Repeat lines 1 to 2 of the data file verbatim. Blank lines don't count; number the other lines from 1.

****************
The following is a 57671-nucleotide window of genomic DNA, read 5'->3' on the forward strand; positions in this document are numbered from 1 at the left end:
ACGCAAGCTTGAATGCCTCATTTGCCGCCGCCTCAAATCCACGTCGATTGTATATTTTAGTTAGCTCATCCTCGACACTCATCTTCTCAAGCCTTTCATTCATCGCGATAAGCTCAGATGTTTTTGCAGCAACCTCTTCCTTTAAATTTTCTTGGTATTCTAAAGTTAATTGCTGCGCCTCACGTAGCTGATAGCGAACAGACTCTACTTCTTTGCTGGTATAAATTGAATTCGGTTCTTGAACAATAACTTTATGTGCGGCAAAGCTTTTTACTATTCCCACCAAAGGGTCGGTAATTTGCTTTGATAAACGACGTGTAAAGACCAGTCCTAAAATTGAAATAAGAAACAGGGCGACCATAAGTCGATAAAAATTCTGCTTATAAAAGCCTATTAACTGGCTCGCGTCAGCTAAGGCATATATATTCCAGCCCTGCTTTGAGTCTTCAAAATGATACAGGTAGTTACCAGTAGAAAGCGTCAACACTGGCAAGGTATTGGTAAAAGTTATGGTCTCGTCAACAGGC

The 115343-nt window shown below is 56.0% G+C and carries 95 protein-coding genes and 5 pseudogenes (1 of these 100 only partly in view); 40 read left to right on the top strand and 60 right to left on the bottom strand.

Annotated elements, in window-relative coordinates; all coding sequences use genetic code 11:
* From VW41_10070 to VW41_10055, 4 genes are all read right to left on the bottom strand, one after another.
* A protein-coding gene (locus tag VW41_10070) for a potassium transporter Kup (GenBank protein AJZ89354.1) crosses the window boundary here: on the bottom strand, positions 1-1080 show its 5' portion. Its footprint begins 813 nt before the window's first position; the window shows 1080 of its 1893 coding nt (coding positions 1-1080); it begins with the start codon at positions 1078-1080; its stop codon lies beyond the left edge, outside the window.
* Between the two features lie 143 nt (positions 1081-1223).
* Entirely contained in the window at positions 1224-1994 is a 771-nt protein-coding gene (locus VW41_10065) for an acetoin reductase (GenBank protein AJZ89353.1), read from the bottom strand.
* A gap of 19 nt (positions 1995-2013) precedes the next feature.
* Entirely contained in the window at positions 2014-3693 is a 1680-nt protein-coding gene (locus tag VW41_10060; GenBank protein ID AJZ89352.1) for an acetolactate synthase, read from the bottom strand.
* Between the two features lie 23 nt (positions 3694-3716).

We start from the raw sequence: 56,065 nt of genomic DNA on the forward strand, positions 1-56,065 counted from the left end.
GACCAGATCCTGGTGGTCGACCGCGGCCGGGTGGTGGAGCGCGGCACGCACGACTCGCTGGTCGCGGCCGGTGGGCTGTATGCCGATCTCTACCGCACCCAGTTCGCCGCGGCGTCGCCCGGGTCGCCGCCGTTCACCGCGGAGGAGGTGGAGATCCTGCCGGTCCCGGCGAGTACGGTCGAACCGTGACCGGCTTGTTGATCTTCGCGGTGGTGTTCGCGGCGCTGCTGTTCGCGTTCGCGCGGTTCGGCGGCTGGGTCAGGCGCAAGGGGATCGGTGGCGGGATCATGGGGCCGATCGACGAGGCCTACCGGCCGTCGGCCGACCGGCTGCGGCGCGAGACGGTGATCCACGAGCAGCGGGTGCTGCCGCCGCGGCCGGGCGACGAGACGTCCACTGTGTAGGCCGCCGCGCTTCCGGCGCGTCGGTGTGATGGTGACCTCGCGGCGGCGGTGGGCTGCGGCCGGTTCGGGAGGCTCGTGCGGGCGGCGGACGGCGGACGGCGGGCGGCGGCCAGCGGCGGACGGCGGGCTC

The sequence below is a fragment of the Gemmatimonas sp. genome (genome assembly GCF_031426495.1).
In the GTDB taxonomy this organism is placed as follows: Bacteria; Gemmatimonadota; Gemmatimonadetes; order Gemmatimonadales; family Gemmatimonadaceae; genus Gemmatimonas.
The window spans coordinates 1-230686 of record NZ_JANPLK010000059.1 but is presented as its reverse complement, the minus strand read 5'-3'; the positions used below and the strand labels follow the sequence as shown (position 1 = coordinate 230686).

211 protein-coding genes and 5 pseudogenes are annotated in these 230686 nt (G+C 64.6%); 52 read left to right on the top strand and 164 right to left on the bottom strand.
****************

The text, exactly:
The following is a 57671-nucleotide window of genomic DNA, read 5'->3' on the forward strand; positions in this document are numbered from 1 at the left end:
ACGCAAGCTTGAATGCCTCATTTGCCGCCGCCTCAAATCCACGTCGATTGTATATTTTAGTTAGCTCATCCTCGACACTCATCTTCTCAAGCCTTTCATTCATCGCGATAAGCTCAGATGTTTTTGCAGCAACCTCTTCCTTTAAATTTTCTTGGTATTCTAAAGTTAATTGCTGCGCCTCACGTAGCTGATAGCGAACAGACTCTACTTCTTTGCTGGTATAAATTGAATTCGGTTCTTGAACAATAACTTTATGTGCGGCAAAGCTTTTTACTATTCCCACCAAAGGGTCGGTAATTTGCTTTGATAAACGACGTGTAAAGACCAGTCCTAAAATTGAAATAAGAAACAGGGCGACCATAAGTCGATAAAAATTCTGCTTATAAAAGCCTATTAACTGGCTCGCGTCAGCTAAGGCATATATATTCCAGCCCTGCTTTGAGTCTTCAAAATGATACAGGTAGTTACCAGTAGAAAGCGTCAACACTGGCAAGGTATTGGTAAAAGTTATGGTCTCGTCAACAGGC